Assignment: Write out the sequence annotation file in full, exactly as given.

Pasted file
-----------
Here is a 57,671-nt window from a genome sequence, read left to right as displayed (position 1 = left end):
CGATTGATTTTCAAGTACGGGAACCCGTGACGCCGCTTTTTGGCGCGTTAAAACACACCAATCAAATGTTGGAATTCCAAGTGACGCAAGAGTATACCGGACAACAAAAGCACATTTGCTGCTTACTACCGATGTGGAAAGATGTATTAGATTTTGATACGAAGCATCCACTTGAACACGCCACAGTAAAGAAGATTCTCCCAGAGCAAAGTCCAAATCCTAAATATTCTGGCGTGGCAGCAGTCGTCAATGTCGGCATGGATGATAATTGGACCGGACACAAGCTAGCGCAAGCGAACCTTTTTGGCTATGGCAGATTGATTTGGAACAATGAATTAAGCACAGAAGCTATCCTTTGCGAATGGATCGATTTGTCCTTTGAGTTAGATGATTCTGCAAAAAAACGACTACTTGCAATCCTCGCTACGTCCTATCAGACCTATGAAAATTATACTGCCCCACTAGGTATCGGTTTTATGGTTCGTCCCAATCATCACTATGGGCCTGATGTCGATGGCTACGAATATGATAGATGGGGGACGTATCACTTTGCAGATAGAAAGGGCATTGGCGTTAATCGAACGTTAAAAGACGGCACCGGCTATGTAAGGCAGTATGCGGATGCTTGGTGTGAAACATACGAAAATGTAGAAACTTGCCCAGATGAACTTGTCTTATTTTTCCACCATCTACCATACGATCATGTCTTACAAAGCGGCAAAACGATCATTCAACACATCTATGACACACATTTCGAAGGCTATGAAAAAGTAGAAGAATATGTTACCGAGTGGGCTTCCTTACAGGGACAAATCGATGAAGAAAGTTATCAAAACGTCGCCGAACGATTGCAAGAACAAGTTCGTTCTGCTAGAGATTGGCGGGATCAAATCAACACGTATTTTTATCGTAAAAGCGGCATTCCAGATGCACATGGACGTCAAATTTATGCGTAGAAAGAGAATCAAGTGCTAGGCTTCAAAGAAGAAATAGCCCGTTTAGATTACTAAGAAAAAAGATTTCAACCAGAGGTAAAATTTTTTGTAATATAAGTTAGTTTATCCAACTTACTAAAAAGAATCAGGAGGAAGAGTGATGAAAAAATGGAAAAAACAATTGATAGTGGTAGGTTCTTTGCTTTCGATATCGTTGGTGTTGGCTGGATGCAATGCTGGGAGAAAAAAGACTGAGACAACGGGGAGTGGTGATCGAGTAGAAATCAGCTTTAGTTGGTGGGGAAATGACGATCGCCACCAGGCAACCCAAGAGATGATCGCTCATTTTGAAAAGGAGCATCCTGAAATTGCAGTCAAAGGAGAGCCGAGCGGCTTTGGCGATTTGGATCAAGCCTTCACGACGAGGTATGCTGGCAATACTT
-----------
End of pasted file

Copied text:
Here is a 57,671-nt window from a genome sequence, read left to right as displayed (position 1 = left end):
CGATTGATTTTCAAGTACGGGAACCCGTGACGCCGCTTTTTGGCGCGTTAAAACACACCAATCAAATGTTGGAATTCCAAGTGACGCAAGAGTATACCGGACAACAAAAGCACATTTGCTGCTTACTACCGATGTGGAAAGATGTATTAGATTTTGATACGAAGCATCCACTTGAACACGCCACAGTAAAGAAGATTCTCCCAGAGCAAAGTCCAAATCCTAAATATTCTGGCGTGGCAGCAGTCGTCAATGTCGGCATGGATGATAATTGGACCGGACACAAGCTAGCGCAAGCGAACCTTTTTGGCTATGGCAGATTGATTTGGAACAATGAATTAAGCACAGAAGCTATCCTTTGCGAATGGATCGATTTGTCCTTTGAGTTAGATGATTCTGCAAAAAAACGACTACTTGCAATCCTCGCTACGTCCTATCAGACCTATGAAAATTATACTGCCCCACTAGGTATCGGTTTTATGGTTCGTCCCAATCATCACTATGGGCCTGATGTCGATGGCTACGAATATGATAGATGGGGGACGTATCACTTTGCAGATAGAAAGGGCATTGGCGTTAATCGAACGTTAAAAGACGGCACCGGCTATGTAAGGCAGTATGCGGATGCTTGGTGTGAAACATACGAAAATGTAGAAACTTGCCCAGATGAACTTGTCTTATTTTTCCACCATCTACCATACGATCATGTCTTACAAAGCGGCAAAACGATCATTCAACACATCTATGACACACATTTCGAAGGCTATGAAAAAGTAGAAGAATATGTTACCGAGTGGGCTTCCTTACAGGGACAAATCGATGAAGAAAGTTATCAAAACGTCGCCGAACGATTGCAAGAACAAGTTCGTTCTGCTAGAGATTGGCGGGATCAAATCAACACGTATTTTTATCGTAAAAGCGGCATTCCAGATGCACATGGACGTCAAATTTATGCGTAGAAAGAGAATCAAGTGCTAGGCTTCAAAGAAGAAATAGCCCGTTTAGATTACTAAGAAAAAAGATTTCAACCAGAGGTAAAATTTTTTGTAATATAAGTTAGTTTATCCAACTTACTAAAAAGAATCAGGAGGAAGAGTGATGAAAAAATGGAAAAAACAATTGATAGTGGTAGGTTCTTTGCTTTCGATATCGTTGGTGTTGGCTGGATGCAATGCTGGGAGAAAAAAGACTGAGACAACGGGGAGTGGTGATCGAGTAGAAATCAGCTTTAGTTGGTGGGGAAATGACGATCGCCACCAGGCAACCCAAGAGATGATCGCTCATTTTGAAAAGGAGCATCCTGAAATTGCAGTCAAAGGAGAGCCGAGCGGCTTTGGCGATTTGGATCAAGCCTTCACGACGAGGTATGCTGGCAATACTT